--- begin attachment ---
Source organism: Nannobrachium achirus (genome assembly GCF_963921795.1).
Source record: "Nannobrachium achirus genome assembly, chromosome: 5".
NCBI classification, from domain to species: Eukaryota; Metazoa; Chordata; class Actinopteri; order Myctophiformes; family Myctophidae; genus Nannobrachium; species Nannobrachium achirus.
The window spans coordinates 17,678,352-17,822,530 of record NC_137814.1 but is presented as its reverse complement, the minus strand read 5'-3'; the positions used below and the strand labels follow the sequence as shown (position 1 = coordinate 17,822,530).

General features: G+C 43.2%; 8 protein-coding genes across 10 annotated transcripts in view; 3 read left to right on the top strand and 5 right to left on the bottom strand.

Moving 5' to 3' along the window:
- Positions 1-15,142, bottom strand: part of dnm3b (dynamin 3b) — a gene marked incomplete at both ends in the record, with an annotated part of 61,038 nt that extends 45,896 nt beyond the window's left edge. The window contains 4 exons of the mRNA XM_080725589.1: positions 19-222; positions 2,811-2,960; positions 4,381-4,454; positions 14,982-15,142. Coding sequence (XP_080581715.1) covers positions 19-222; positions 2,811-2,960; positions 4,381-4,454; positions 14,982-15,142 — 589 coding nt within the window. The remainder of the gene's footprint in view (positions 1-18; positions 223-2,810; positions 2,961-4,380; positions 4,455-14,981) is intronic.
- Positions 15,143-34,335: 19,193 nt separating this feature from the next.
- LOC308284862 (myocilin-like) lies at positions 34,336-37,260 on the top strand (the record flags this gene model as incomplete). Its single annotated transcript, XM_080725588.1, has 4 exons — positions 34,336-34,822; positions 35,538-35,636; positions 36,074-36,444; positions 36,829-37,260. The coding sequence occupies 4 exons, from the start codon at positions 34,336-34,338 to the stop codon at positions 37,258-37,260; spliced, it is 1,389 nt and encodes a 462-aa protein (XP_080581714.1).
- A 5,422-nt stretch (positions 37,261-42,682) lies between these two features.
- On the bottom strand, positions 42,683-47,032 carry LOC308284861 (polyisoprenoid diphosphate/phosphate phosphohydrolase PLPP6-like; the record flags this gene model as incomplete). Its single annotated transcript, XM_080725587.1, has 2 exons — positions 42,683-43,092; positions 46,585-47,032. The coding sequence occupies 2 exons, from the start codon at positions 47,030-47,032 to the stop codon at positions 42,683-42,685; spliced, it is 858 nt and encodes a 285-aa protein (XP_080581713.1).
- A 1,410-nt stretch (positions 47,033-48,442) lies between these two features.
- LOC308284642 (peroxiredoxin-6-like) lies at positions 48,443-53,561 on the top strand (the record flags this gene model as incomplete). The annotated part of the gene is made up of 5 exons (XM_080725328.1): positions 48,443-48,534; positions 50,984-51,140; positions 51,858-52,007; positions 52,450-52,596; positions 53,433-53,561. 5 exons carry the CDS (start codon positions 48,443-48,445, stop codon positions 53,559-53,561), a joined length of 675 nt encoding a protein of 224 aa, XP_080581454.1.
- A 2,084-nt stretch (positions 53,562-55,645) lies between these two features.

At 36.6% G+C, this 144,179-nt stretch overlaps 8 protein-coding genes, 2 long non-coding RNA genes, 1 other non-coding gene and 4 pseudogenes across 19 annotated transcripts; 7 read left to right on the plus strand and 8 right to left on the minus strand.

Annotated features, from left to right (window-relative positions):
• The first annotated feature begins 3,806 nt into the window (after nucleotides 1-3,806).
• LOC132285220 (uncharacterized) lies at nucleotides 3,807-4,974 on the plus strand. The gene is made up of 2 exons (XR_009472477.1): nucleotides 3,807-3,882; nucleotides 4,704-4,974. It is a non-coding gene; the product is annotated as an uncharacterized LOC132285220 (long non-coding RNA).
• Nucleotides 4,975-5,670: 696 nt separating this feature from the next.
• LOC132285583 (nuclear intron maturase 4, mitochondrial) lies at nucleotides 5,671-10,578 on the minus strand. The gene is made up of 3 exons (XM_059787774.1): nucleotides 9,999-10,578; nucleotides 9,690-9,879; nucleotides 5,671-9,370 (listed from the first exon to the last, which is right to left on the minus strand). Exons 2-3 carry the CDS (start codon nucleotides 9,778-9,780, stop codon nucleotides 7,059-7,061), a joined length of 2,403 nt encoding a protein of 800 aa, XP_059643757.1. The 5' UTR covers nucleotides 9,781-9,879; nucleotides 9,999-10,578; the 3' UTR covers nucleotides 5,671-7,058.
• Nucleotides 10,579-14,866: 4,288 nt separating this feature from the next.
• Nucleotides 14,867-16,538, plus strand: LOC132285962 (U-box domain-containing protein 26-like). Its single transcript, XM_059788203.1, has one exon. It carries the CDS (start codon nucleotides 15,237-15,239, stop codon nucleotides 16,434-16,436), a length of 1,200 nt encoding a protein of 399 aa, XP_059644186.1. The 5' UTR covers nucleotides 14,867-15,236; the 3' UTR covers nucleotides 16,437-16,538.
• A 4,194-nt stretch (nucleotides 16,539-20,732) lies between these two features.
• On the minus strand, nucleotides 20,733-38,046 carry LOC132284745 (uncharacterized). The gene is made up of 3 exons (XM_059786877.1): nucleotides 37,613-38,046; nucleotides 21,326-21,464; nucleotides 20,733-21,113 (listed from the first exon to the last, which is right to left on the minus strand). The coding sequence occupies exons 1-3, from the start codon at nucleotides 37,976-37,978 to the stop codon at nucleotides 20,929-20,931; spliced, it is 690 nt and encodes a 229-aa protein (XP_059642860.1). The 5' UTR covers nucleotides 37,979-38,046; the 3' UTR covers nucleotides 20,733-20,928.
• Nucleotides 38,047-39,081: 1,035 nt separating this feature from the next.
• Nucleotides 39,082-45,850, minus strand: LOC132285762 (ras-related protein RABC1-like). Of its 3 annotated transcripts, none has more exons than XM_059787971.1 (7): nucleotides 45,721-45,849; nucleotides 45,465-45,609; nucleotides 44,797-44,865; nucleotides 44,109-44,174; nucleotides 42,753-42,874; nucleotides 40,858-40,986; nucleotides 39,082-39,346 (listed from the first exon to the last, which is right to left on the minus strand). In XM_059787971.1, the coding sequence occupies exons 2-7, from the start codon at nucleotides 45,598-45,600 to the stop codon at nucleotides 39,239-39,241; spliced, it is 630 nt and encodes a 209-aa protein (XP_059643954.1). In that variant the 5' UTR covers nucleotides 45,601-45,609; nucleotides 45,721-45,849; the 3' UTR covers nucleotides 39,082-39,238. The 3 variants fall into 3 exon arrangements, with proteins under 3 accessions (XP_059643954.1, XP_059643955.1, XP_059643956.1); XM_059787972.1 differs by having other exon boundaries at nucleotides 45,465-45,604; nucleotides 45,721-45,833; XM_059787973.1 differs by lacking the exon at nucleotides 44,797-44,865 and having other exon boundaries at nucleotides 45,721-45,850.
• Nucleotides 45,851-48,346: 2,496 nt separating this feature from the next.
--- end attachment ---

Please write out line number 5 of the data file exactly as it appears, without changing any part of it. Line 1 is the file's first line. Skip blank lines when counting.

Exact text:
General features: G+C 43.2%; 8 protein-coding genes across 10 annotated transcripts in view; 3 read left to right on the top strand and 5 right to left on the bottom strand.